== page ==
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View Full Version : Parson is Wanda's unit, not Stanley's



Imgran
2009-05-14, 11:56 PM
Facts to consider.

-- Summoning Parson was Wanda's idea.

-- She did the actual summoning

-- She pushed to get the warlord she wanted

-- Parson did not obey Stanley's order to stand until Wanda told him to obey Stanley's orders. Even though ever since, Parson has had to obey Stanley whether he wanted to or not.

New evidence that Wanda is not directly loyal to Stanley simultaneously strengthens the case while also making the argument relevant.

On the whole, it very much looks like Parson is Wanda's unit, and that in a clash of loyalty between Stanley and Wanda, Parson would be obliged to take Wanda's side.

Thoughts?

LurkerInPlayground
2009-05-15, 12:44 AM
And your point is what exactly? That you get to lay a pedantic claim that Wanda "owns" Parson? Define ownership to me. What right does Wanda have to "own" Parson? What liberties can she really take with Parson? Where do those rights begin and end?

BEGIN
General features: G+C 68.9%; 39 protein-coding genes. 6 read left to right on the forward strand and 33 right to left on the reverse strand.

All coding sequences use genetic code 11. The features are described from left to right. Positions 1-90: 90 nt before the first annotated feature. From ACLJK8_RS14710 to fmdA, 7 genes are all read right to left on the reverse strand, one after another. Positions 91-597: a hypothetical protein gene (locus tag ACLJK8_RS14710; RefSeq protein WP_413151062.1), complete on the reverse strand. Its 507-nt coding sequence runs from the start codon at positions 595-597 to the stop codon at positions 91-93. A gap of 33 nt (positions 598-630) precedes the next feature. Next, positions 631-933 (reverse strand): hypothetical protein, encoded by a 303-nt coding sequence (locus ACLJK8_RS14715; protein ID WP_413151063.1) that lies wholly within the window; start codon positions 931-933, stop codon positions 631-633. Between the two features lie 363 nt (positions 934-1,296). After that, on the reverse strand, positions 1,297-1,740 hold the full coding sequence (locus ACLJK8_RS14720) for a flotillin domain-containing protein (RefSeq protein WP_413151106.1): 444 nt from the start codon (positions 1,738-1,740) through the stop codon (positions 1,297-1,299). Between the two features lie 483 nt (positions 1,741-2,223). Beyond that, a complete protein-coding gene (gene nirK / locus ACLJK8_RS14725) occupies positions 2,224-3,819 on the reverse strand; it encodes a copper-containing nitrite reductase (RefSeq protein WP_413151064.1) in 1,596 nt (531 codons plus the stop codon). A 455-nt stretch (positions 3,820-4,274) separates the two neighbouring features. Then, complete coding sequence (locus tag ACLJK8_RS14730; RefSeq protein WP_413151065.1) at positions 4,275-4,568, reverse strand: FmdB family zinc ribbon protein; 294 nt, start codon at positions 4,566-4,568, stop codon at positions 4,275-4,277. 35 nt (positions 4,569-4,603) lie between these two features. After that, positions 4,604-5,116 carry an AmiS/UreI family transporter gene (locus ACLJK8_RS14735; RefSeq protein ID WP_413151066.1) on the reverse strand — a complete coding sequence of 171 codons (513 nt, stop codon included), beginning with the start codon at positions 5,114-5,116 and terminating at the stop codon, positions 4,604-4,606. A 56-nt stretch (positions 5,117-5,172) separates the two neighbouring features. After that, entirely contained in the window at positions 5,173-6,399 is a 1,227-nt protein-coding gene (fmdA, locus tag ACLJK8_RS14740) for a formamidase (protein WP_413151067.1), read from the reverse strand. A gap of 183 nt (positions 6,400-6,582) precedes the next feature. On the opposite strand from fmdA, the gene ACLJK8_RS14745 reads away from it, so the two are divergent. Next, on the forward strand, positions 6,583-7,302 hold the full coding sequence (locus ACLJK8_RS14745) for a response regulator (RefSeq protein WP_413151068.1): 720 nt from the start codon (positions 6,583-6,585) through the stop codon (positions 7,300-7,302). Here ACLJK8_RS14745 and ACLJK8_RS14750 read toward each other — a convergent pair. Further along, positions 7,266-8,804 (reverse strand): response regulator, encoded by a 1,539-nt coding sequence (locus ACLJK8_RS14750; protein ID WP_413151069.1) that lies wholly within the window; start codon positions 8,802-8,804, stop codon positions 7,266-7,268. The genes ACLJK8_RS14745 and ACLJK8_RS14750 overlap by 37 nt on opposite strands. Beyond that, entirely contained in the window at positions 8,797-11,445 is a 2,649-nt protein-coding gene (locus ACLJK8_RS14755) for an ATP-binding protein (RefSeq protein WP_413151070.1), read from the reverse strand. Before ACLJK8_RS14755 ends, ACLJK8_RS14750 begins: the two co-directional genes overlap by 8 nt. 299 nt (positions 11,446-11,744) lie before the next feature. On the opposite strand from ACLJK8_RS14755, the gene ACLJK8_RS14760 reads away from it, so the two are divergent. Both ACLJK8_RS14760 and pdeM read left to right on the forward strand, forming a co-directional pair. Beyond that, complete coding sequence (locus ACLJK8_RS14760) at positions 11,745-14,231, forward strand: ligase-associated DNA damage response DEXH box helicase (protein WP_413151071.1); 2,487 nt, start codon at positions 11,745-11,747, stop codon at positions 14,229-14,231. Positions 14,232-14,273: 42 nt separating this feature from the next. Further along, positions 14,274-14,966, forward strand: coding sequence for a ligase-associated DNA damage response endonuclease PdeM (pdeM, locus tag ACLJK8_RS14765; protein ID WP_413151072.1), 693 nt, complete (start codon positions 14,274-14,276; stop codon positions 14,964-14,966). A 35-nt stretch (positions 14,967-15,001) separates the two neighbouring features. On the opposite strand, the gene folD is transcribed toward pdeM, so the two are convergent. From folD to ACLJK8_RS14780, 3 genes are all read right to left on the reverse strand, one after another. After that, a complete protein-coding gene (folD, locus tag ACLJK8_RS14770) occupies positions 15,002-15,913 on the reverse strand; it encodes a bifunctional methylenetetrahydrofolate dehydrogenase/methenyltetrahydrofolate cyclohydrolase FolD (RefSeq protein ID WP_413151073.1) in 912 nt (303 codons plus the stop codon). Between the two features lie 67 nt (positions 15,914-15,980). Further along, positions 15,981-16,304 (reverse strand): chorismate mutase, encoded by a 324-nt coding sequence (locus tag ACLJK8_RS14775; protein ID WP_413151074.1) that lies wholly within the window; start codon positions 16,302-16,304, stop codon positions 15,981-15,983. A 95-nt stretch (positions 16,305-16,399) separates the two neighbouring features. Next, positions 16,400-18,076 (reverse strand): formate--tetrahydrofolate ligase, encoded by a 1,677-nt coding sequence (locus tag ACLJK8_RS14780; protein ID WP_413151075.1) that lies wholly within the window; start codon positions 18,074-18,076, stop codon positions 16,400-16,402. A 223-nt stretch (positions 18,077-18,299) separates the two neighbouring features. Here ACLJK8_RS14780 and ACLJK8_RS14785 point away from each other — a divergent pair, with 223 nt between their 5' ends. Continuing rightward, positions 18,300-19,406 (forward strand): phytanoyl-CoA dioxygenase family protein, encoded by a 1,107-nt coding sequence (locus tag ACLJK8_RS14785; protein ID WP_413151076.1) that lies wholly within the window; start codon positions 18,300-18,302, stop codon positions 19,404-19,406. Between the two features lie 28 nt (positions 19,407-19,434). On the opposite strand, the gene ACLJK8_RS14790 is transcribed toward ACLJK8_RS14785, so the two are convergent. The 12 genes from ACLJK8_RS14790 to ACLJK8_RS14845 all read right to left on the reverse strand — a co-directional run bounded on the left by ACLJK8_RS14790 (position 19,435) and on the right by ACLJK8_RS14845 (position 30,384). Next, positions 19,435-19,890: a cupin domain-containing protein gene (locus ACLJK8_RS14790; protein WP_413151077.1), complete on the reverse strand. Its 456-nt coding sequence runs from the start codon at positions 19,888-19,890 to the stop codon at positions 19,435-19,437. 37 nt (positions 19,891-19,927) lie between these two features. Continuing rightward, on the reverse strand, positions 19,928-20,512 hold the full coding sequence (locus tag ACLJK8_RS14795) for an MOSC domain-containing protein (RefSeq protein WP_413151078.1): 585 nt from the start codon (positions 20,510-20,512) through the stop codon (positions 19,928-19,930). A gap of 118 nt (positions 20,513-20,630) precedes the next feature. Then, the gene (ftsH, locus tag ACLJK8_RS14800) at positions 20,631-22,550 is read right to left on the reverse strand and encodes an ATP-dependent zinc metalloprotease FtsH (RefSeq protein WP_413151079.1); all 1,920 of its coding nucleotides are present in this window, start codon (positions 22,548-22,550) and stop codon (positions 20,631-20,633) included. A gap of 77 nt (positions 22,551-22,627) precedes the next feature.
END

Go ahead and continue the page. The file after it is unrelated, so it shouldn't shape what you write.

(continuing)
As you can see, they're all moot questions.

Is Parson more loyal to Wanda than to Stanley, in the sense that he has more respect and admiration for her? Yes. If Parson is "obligated" to take Wanda's side, it's because he has chosen to.

Does Stanley still directly control Parson, should he choose to? Evidence points to "yes."

But that's neither here-nor-there. It seems to me that Loyalty isn't what people in Erfworld think it is. A part of it is probably confused by the whole Divine Mandate nonsense.

Emo Samurai
2009-05-15, 01:18 AM